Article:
Standing at your desk and being more conscious of your health are simple ways to get in touch with the new you. Yet, you have to be aware that shooting too high makes people fall short of their goals all the time. People want to lose 20 pounds in two weeks then get discouraged when they find out its impossible. Modern medicine and fad diets can make it attainable, but you don’t want to fall victim to that. Crash diets do not teach you how to make decisions. Fad diets and pills are addictive and debilitating. You want to get healthy and stay healthy, right?
In fitness, we have something called SMART goals: specific, measurable, attainable, relevant, and time-bound.
How do you make a goal SMART? First, accept the hard truth. Fitness and wellness is a constant effort. You need to make a change to your lifestyle, and for many this means adjusting a routine that has been set for years. Second, start small. We’ve already promised ourselves to move more, so why not make a movement declaration?
For example, you might say, I want to walk 3 miles in 45 minutes by the third week of this month. You are specifically setting the what and the when. You can measure these minutes, and it is certainly humanly possible. Maintain a pace of 3.2 to 3.5 miles per hour and bam, you clock in around 45 minutes. It’s relevant because walking is not only a great workout at 3.5 mph, but it helps tone your body head to toe and increases cardiorespiratory fitness.
How’s that for a kick-start?
4. Eat real food.
I mentioned before that most people eat like crap. It doesn’t matter if you’re in a first world country or in a third. In fact, people in lesser developed regions eat better than many individuals and families in urban ones. What’s up with that? As a nutrition teacher of mine once said, “Underweight is no doubt a sign of poverty, but so is obesity.” Starving or glutted—both are forms of malnourishment.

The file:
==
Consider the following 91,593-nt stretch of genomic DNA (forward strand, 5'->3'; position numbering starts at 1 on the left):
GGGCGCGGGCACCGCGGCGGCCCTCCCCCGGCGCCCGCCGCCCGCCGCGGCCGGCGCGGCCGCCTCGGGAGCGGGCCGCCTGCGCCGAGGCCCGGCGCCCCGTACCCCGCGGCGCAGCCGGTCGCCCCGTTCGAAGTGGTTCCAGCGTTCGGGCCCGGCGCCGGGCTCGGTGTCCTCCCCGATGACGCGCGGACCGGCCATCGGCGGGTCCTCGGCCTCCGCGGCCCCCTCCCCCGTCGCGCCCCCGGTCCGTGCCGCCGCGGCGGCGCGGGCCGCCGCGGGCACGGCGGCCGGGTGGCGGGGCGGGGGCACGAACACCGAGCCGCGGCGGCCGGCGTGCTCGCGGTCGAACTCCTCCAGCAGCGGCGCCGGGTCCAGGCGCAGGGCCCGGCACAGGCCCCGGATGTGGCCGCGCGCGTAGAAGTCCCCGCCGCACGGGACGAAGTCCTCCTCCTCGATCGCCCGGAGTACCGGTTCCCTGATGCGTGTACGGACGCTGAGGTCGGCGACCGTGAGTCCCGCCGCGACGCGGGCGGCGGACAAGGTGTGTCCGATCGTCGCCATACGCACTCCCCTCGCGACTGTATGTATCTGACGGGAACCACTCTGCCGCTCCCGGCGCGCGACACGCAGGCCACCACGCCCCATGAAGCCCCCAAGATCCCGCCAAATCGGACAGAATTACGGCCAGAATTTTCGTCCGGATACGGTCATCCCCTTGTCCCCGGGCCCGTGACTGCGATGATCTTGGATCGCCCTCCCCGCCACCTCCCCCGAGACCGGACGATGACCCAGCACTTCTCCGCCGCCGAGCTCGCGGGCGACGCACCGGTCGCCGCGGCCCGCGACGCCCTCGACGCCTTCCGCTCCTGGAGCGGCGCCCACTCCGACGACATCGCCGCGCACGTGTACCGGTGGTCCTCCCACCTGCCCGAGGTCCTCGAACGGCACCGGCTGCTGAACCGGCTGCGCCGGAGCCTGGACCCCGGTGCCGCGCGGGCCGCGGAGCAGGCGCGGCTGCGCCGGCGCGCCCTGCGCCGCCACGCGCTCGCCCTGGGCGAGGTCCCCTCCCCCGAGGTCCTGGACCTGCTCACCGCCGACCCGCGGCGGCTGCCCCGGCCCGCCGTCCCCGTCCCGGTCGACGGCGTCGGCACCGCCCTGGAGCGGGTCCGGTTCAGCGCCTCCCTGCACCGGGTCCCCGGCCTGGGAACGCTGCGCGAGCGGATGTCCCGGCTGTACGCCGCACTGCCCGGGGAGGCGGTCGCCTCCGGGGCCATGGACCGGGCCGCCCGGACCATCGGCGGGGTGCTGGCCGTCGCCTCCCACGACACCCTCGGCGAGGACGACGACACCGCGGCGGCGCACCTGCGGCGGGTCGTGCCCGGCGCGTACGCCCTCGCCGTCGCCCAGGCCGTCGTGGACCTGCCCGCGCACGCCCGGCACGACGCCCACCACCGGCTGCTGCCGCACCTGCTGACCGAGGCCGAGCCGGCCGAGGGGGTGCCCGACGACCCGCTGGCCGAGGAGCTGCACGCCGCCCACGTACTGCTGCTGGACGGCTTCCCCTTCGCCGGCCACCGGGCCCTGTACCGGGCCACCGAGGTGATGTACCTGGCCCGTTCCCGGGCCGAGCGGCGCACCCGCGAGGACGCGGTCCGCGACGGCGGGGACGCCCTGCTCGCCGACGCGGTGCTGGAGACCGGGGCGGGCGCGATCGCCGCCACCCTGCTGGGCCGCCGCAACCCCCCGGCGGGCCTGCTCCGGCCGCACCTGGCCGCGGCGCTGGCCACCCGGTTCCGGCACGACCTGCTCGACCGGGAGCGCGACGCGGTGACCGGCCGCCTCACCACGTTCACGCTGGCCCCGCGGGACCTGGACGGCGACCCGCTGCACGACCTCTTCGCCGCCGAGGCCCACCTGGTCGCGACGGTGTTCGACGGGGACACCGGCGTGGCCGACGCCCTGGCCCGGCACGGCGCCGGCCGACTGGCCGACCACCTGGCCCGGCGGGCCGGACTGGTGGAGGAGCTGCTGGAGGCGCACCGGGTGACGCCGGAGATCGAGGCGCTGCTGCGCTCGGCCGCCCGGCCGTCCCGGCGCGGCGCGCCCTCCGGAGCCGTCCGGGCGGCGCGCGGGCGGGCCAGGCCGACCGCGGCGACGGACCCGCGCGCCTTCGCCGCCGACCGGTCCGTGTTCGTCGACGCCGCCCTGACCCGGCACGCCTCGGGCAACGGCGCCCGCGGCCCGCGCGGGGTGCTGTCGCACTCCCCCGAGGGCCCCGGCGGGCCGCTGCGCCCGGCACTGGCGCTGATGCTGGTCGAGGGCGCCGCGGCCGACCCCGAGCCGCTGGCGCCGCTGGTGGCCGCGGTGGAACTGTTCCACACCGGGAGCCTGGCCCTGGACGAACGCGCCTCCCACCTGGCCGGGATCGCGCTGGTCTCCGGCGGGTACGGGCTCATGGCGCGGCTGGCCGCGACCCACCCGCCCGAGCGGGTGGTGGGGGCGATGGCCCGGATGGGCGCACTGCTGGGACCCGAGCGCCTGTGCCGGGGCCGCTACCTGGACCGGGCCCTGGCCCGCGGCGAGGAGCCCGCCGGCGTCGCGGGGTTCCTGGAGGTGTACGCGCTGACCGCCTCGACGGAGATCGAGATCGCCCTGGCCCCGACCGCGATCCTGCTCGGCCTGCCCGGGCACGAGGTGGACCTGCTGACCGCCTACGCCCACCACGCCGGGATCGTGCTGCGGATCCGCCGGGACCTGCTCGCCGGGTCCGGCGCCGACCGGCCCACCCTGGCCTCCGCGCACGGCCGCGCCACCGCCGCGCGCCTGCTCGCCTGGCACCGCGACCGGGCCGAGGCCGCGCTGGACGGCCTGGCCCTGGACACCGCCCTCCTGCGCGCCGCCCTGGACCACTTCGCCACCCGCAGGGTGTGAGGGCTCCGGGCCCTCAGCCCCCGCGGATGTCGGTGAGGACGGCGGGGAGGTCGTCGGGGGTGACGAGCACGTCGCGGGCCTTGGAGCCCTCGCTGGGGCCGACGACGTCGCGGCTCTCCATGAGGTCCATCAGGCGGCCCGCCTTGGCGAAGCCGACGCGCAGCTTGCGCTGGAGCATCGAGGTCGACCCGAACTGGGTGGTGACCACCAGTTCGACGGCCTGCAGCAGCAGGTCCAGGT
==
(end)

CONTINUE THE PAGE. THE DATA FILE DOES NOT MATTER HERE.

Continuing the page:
But do we even know what real food is anymore? All we ever hear about in the news anymore are catch words like genetically-modified-organisms, pink slime, trans fats, and MSG. We hear about the pesticides added to our produce, the salmonella-laced packages lettuce, and the E.coli showing up at ‘real’ fast food chains. How are we supposed to eat truly natural food when the stuff we know for sure is safe costs so much money?
Well, I’d hate to be the harbinger of bad news, but healthier food brands do unjustly cost more money than the cheap stuff. Even here in Japan, fruit is outrageous. No one should have to pay nearly 2USD for a damned apple. But alas, if you want to eat it, you’re going to pay for it, eh?
My advice is to not pay for labels when you don’t have to. Take into concern what you are capable of making or baking yourself. Homemade granola and cereal bars are easy enough. As are protein bars. You can make veggie or black bean burgers with the kids then freeze what you don’t use. Try making healthier, unsweetened versions of your favorite jelly. Prep your meals at the beginning of the week so you don’t have to worry about it later on.